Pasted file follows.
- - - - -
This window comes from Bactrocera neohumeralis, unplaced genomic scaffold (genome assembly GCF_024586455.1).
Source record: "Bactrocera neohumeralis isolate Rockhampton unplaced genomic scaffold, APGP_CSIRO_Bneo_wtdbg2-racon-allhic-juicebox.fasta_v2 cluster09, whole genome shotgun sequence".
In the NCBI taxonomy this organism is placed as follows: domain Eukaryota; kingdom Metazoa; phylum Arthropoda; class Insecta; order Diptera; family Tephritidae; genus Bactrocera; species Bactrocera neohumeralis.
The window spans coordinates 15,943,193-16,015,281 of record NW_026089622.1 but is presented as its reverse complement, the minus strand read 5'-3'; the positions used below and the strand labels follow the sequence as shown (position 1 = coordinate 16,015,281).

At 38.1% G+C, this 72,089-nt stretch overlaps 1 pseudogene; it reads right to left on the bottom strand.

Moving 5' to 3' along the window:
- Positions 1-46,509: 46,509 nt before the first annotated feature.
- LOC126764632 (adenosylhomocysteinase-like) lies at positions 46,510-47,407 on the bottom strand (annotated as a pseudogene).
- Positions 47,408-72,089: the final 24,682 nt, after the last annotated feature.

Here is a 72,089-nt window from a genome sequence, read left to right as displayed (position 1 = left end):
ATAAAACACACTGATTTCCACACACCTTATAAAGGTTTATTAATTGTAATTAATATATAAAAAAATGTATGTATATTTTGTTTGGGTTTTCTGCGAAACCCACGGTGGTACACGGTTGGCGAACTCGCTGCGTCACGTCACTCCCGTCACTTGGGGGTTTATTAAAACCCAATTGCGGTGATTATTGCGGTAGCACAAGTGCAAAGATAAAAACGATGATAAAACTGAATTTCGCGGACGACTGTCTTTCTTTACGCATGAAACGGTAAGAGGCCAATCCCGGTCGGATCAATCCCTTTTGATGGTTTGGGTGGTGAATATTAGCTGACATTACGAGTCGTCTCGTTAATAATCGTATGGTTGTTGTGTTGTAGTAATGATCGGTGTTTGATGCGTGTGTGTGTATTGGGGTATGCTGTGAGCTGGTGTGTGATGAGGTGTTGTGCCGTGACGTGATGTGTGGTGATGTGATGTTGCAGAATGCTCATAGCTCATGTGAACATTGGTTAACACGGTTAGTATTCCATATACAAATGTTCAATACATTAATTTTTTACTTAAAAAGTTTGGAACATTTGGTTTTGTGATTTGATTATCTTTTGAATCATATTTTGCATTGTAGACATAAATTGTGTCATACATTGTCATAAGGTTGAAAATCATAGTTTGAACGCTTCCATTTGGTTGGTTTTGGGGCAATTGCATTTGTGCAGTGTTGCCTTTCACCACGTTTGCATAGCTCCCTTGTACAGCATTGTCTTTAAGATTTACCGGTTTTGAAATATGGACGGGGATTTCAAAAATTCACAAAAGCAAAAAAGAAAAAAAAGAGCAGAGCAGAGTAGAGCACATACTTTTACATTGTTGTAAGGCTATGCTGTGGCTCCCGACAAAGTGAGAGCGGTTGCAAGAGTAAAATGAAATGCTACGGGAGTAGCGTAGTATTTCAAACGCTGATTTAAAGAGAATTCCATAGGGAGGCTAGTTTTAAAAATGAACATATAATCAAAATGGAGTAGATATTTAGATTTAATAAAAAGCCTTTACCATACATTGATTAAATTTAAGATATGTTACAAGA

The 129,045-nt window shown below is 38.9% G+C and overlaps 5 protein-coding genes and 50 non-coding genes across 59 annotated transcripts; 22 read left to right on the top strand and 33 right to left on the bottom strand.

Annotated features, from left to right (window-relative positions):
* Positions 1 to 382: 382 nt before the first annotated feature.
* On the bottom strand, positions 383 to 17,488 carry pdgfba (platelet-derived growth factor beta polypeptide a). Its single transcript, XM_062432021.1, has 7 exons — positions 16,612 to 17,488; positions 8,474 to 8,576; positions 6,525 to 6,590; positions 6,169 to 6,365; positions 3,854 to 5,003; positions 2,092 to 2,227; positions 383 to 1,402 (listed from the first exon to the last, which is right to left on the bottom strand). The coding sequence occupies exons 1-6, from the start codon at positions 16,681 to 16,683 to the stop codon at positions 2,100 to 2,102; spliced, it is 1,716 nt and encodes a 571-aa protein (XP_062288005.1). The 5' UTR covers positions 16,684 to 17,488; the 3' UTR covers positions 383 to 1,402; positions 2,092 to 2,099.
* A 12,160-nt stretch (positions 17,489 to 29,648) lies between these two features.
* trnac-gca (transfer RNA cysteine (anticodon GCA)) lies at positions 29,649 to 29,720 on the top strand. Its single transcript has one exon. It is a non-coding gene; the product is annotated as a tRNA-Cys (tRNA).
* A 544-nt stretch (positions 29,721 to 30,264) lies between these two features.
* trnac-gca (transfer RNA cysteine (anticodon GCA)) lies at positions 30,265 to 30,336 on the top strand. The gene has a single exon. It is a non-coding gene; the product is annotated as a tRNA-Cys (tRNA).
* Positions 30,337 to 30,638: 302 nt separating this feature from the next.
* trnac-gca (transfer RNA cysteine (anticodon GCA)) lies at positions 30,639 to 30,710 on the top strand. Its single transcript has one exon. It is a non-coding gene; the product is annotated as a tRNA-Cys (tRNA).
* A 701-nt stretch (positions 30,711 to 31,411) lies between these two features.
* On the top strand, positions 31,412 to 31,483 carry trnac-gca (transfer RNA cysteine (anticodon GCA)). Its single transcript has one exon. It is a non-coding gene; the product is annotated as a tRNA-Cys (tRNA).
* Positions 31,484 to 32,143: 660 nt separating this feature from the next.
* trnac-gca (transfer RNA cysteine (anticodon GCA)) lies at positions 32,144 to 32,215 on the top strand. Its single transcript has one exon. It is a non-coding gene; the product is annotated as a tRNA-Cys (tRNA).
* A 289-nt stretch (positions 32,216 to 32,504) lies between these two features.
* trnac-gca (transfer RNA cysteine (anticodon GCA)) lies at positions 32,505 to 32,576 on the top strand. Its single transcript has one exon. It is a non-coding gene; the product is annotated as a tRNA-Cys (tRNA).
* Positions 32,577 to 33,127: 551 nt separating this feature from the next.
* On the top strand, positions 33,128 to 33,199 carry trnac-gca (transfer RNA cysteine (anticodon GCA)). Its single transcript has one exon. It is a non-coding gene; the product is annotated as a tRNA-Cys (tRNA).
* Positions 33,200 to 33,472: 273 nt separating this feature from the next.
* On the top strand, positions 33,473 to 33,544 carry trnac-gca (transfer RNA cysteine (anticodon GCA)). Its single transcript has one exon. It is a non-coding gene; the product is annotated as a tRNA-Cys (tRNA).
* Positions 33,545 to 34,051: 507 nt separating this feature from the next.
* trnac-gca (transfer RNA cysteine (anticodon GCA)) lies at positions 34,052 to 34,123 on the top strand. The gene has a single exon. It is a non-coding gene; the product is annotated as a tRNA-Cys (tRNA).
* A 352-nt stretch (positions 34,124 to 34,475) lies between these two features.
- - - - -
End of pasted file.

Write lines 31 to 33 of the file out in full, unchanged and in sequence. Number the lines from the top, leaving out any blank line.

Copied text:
* On the top strand, positions 33,473 to 33,544 carry trnac-gca (transfer RNA cysteine (anticodon GCA)). Its single transcript has one exon. It is a non-coding gene; the product is annotated as a tRNA-Cys (tRNA).
* Positions 33,545 to 34,051: 507 nt separating this feature from the next.
* trnac-gca (transfer RNA cysteine (anticodon GCA)) lies at positions 34,052 to 34,123 on the top strand. The gene has a single exon. It is a non-coding gene; the product is annotated as a tRNA-Cys (tRNA).